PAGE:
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Capsella bursa-pastoris L. is widely found in countries such as Cyprus, Europe, Saudi Arabia, Turkey, Pakistan, India, Iraq, Iran, China, Azerbaijan, and in ethnomedical records of many other Asian countries. C. bursa-pastoris (L.) Medic—a traditional herb belongs to genus Capsella. Animal model-based preclinical studies have provided important comprehensive scientific data of its phytochemistry and phytopharmacology besides its various important uses. The main focus of this chapter aims to provide a detailed information about the traditional uses, scientific evidence-based pharmacological actions, and phytoconstituents from C. bursa-pastoris (L.) Medic based on the data available from the past 40 years. The data available shows that the plant’s crude extracts and some phytoconstituents have anti-inflammatory, smooth muscles contraction, infertility, antimicrobial, hepatoprotective, cardiovascular, anticancer, sedative, antioxidant, acetylcholinesterase inhibition potential. The data also showed that C. bursa-pastoris (L.) has a good nutritional value due to the presence of plethora of phytoconstituents which include flavonoids, phytosterols, phenolics, etc. Other than immense pharmacological potential, C. bursa-pastoris is a rich source of nutrients also. The available scientific data on ethnopharmacology, phytochemistry, and pharmacological actions of C. bursa-pastoris suggest that this plant can be a promising target for discovery and development of novel drugs for treating wide range of human ailments due to the safe and effective nature of C. bursa-pastoris. More scientific studies need to be carried out on this plant because different traditional uses and phytoconstituents.KeywordsEthnopharmacologyPhytochemistryPharmacological actionsPhytosterolsPhenolicsFlavonoidsAnti-inflammatory C. bursa-pastoris
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Cholelithiasis is most prevalent gastrointestinal diseases in Indian sub-continent because of consumption of Westernization diet, sedentary lifestyle and craving for fast food culture. This disease affects all peoples irrespective of gender and ages. However, the prevalence this disease is higher in the youngster age group up to 25 due to soft drink and tea consumption, low physical inactivity, high body mass index (BMI), frequent intake of junk food in the form of sweet foods and high refined sugars, low fibre contents, high fructose intake, fast food, high fat, and low vitamin C intake. Doctors follow surgical treatments such as laparoscopic cholecystectomy and open cholecystectomy, and non-surgical treatments such as endoscopy retrograde cholangiopancreatography (ERCP), oral dissolution therapy and shock wave lithotripsyto cure this gallstone disease. All these treatments are costly and have some post-operative complications. Hence, recent times most of the peoples seek alternative and traditional medication system such as Ayurveda, Yoga, Naturopathy, Unani, Siddha, Homeopathy and Acupuncture to treat various diseases without any side effects and at low cost. Among these, Siddha system of medicine is the foremost than all other medical systems in the world, in which the plants are used in various forms and through various root of delivery system to treat the diseases. Hence, in the present study, the plant Silybum marianum plant leaf extract and AuNPs of Silybum marianum are used to test the efficacy of gallstone prevention and dissolution in a cholesterol fed mice.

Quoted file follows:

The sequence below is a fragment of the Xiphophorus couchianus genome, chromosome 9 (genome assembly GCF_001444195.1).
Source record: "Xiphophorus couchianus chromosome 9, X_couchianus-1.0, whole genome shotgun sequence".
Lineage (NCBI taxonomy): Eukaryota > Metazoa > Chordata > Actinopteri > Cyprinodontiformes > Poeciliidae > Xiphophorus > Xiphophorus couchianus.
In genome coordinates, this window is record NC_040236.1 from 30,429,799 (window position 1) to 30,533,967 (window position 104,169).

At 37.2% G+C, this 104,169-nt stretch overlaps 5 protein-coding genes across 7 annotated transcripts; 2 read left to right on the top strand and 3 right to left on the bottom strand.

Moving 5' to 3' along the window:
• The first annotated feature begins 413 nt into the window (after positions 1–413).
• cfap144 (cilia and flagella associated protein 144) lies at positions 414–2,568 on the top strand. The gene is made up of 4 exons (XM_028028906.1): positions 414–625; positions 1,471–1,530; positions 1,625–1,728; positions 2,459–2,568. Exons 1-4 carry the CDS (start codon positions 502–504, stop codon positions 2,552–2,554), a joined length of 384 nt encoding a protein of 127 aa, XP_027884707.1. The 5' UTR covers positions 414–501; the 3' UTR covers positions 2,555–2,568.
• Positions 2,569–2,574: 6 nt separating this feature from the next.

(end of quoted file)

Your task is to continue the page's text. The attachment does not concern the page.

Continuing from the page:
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The oil of a wild growing population of Achillea asplenifolia Vent, was studied for yield, composition and antibacterial activity. The major components in the oil were β-caryophyllene (17.6%), germacrene D (15.6%) and chamazulene (13.3%). In an antibacterial diffusion assay, the oil showed activity against all tested Gram-negative bacteria (Escherichia coli, Klebsiella pneumoniae and Pseudomonas aeruginosa) and Gram-positive Staphylococcus aureus.
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The choleretic action of artichoke extract [main ingredient: cynarin (1.5-di-caffeoyl-D-quinc acid)] was investigated in a randomised placebo-controlled double-blind cross-over study (pilot study) [n = 20]. The effect of the standardized, artichoke extract: Hepar SL forte (administered as a single dose: 1.92 g, by the intraduodenal route in a solution of 50 ml of water) was studied by measuring intra-duodenal bile secretion using multi-channel probes. Thirty minutes after the test-substance was administered, a 127.3% increase in bile secretion was recorded, after 60 minutes, 151.5%, and after another 60 minutes, 94.3%, each in relation to the initial value. The relevant differences for the placebo were significant to the extent of p < 0.01 and were clinically relevant. The highest increase in the case of the placebo (139.5%) was seen after 30 minutes. At 120 and 150 minutes the volume of bile secreted under the active treatment was also significantly higher than under the placebo (p < 0.05). In the placebo group, bile secretion fell below the initial level after 3 hours. An effective period of about 120-150 minutes was regarded as satisfactory to influence enzymatic digestion and the motor function of the intestine when the test substance was given postprandially. No side effects nor changes in the laboratory parameters in connection with the experiment were observed. Results indicate that artichoke extract can be recommended for the treatment of dyspepsia, especially when the cause may be attributed to dyskinesia of the bile ducts or disorder in the assimilation of fat.